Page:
Zacchaeus

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This article incorporates text from Easton's Bible Dictionary (1897), a publication now in the public domain.

Zacchaeus (Greek Ζακχαῖος, "Zakchaios" Hebrew זכי, which means pure and righteous one. [1]), according to chapter 19 of the gospel of Luke, was a superintendent of customs; a chief tax-gatherer (Latin: publicanus) at Jericho (Luke 19:1-10). Tax collectors were hated by many of their fellow Jews, who saw them as traitors for working for the Roman Empire.

Because the lucrative production and export of balsam was centered in Jericho, his position would have carried both importance and wealth[2][3]. In the account, he arrived before the crowd who were later to meet with Jesus, who was passing through Jericho on his way to Jerusalem. Described as a short man, then Zacchaeus climbed up a sycamore fig tree so that he might be able to see Jesus. When Jesus reached the spot he looked up into the branches, addressed Zacchaeus by name, and told him to come down, for he intended to visit his house. The crowd was shocked that Jesus, a Jew, would sully himself by being a guest of a tax collector.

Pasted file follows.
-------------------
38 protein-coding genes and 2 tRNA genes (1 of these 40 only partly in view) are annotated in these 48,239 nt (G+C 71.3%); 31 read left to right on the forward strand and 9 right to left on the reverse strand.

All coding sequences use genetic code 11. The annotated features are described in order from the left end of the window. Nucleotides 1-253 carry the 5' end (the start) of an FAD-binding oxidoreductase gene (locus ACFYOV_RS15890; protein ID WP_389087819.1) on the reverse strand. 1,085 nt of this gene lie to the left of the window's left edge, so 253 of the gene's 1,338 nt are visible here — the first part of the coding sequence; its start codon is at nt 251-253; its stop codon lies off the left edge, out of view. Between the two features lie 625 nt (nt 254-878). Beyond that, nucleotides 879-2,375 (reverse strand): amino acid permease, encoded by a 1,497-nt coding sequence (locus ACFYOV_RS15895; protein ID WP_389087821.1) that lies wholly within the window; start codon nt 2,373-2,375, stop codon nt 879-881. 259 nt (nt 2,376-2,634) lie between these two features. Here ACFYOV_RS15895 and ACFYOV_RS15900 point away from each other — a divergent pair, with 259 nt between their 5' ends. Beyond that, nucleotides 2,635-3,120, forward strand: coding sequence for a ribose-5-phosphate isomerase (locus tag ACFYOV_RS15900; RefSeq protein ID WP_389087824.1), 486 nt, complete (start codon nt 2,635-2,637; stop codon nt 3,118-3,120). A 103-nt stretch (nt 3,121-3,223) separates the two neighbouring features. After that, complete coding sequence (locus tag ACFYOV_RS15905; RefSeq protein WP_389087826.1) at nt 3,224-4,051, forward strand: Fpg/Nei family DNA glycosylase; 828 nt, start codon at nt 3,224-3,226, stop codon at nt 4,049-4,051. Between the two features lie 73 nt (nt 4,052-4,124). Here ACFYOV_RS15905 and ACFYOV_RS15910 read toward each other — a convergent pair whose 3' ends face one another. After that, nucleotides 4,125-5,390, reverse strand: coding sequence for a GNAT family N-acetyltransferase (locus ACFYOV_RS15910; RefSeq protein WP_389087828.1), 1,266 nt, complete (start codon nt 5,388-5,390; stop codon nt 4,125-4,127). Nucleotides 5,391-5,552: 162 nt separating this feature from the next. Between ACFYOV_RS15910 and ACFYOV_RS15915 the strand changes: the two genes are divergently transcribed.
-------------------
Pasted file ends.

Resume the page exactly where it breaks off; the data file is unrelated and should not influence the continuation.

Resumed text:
Moved by the audacity of Jesus's unconditional love and acceptance, Zacchaeus publicly repented of acts of corruption and vowed to make restitution for them, and held a feast at his house.

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Later traditions

At Er-riha (Jericho) there is a large, venerable looking square tower, which by tradition is named the House of Zacchaeus.

According to Clement of Alexandria, in his book Stromata, Zaccheus was surnamed Matthias by the apostles, and took the place of Judas Iscariot after Jesus's ascension. The later Apostolic Constitutions identify "Zacchaeus the Publican" as the first bishop of Caesarea (7.46).

Medieval legend identified Zacchaeus with Saint Amadour, and held him to be the founder of the French sanctuary, Rocamadour.

Liturgical practices

In Eastern Orthodox and Greek-Catholic Churches of Slavic tradition, the Gospel account of Zacchaeus is read on the last Sunday preceding the liturgical preparation for Great Lent, for which reason that Sunday is known as "Zacchaeus Sunday." It is the very first commemoration of a new Paschal cycle. The account was chosen to open the Lenten season because of two exegetical aspects: Jesus' call to Zacchaeus to come down from the tree (symbolizing the divine call to humility), and Zacchaeus' subsequent repentance.

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